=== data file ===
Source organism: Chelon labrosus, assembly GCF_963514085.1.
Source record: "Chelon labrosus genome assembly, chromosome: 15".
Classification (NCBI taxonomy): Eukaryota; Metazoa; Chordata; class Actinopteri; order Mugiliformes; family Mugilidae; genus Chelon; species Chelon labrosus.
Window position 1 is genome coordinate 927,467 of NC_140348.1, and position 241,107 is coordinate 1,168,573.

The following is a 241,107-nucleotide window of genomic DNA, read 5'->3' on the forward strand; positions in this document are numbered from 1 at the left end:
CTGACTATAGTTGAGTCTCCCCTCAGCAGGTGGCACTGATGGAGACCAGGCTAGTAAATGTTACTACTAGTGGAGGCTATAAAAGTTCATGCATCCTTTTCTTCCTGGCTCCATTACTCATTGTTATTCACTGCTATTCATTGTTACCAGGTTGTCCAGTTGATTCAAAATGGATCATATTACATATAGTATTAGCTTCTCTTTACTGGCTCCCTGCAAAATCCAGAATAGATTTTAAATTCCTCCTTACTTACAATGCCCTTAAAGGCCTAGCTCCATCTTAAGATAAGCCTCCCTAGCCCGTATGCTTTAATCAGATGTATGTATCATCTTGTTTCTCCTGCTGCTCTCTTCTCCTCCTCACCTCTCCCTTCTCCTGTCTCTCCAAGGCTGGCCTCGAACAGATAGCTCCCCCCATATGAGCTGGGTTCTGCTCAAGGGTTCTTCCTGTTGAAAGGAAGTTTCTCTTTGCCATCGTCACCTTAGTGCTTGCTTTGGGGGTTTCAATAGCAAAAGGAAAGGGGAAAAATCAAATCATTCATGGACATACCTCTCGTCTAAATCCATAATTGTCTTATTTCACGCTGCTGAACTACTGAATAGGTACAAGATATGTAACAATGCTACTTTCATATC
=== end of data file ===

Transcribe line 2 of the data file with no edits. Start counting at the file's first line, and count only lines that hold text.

Source record: "Chelon labrosus genome assembly, chromosome: 15".